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Policy Drift: Shared Powers and the Making of U.S. Law and Policy (Hardback)
  • Policy Drift: Shared Powers and the Making of U.S. Law and Policy (Hardback)
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Policy Drift: Shared Powers and the Making of U.S. Law and Policy (Hardback)

(author)
£71.00
Hardback 304 Pages / Published: 13/02/2018
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The role of formal and informal institutional forces in changing three areas of U.S. public policy: privacy rights, civil rights and climate policy There is no finality to the public policy process. Although it's often assumed that once a law is enacted it is implemented faithfully, even policies believed to be stable can change or drift in unexpected directions. The Fourth Amendment, for example, guarantees Americans' privacy rights, but the 9/11 terrorist attacks set off one of the worst cases of government-sponsored espionage. Policy changes instituted by the National Security Agency led to widespread warrantless surveillance, a drift in public policy that led to lawsuits challenging the constitutionality of wiretapping the American people. Much of the research in recent decades ignores the impact of large-scale, slow-moving, secular forces in political, social, and economic environments on public policy. In Policy Drift, Norma Riccucci sheds light on how institutional forces collectively contributed to major change in three key areas of U.S. policy (privacy rights, civil rights, and climate policy) without any new policy explicitly being written. Formal levers of change-U.S. Supreme Court decisions; inaction by Congress; Presidential executive orders-stimulated by social, political or economic forces, organized permutations which ultimately shaped and defined contemporary public policy. Invariably, implementations of new policies are embedded within a political landscape. Political actors, motivated by social and economic factors, may explicitly employ strategies to shift the direction of existing public polices or derail them altogether. Some segments of the population will benefit from this process, while others will not; thus, "policy drifts" carry significant consequences for social and economic change. A comprehensive account of inadvertent changes to privacy rights, civil rights, and climate policy, Policy Drift demonstrates how unanticipated levers of change can modify the status quo in public policy.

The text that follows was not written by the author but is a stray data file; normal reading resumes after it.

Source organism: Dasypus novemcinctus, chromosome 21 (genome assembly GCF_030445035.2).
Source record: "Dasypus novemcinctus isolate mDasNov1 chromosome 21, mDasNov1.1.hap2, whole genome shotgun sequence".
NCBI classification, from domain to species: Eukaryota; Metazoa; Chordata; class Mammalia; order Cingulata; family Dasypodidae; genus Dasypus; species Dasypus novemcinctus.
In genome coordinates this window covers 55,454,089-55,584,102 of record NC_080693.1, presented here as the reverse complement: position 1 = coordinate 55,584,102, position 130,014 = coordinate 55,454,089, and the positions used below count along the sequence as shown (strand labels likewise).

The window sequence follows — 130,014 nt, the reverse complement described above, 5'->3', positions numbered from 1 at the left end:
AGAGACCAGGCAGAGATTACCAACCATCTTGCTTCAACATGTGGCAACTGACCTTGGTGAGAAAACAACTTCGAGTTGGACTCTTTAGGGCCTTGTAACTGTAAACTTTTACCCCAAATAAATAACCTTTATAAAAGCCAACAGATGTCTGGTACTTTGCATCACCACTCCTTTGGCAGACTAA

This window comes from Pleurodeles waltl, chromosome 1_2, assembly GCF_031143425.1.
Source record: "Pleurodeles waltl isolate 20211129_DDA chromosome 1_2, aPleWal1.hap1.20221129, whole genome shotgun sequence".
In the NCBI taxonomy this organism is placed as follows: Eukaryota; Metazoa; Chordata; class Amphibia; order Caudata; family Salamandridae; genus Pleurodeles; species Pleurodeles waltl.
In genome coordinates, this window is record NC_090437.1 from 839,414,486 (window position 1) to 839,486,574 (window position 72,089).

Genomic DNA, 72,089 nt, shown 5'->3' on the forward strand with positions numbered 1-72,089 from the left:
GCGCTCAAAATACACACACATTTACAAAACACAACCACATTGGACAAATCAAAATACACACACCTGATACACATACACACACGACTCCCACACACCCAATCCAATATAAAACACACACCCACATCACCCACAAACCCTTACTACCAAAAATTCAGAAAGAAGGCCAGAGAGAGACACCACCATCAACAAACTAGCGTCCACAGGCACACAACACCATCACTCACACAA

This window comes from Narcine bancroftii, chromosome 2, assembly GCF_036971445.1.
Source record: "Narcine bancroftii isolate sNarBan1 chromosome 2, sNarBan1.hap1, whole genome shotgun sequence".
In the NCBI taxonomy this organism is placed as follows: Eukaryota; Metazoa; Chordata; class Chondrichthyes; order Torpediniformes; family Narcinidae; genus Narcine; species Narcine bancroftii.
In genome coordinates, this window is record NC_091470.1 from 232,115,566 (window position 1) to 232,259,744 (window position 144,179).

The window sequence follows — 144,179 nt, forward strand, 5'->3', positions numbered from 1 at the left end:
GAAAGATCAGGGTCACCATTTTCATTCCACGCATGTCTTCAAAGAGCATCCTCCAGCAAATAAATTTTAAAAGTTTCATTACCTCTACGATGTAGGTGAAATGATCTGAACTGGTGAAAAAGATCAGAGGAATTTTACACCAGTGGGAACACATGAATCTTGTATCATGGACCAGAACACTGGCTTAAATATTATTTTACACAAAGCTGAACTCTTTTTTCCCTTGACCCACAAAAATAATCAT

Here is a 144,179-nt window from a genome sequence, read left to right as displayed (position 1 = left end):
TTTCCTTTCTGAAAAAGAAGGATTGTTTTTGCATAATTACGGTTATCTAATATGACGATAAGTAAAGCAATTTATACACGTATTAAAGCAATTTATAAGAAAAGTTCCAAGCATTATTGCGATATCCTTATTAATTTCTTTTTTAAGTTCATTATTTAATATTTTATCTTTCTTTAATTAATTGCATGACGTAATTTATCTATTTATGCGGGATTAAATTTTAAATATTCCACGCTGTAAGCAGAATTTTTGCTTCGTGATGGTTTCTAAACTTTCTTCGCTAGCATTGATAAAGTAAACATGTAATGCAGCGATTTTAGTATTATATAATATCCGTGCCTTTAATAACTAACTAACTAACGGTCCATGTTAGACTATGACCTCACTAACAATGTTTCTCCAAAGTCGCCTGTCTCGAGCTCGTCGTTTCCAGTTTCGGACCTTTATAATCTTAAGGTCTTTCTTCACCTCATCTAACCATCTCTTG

Publisher: New York University Press
ISBN: 9781479845040
Number of pages: 304
Dimensions: 229 x 152 mm


MEDIA REVIEWS
"Great book for collections on US politics and government."-Choice
"PolicyDrift is a timely and important book on how policies evolve and changeafter they are enacted. Norma Riccucci shows that, as time passes betweenenactment and initial implementation, policies can drift far from the apparentintent of their advocates. Riccucci demonstrates how the three branches ofgovernment and stakeholders continually jockey for influence over policy, whilechanges in broader political, economic, and social forces influence therelative power of contestants in policy making, often with profoundconsequences...a fresh and readable approach to the policy process."-Thomas A. Birkland,Author of An Introduction to the Policy Process: Theories, Concepts, and Models of Public Policy
"A welcome addition to a field largelyconstructed around a mechanistic view of policy, law and institutions. Norma Riccucci's attention to threesignificant policy areas - surveillance and privacy rights, civil rights, andclimate policy - illustrates the surprises that are likely to emerge in anadaptive world that is more like the exploding universe than a two-dimensionalassembly line." -Beryl A. Radin,Author of Beyond Machiavelli: Policy Analysis Reaches Midlife
"In PolicyDrift, award winning author, Norma Riccucci, emphasizes that `governanceunfolds overtime' and that there is no one size fits all model of public policyformulation and implementation that will guarantee, predict, or explain policydurability, stability, and instability. Rather, there are a multiplicity ofactors, institutions, conditions, and particularistic factors that contributeto policy drift. Riccucci's exceptionally well-crafted, cogent analysisprovides an excellent framework for future theory building and research and isa very welcome-indeed, necessary--contribution to the fields of publicadministration and policy studies." -David H. Rosenbloom,Author of Administrative Law for Public Managers

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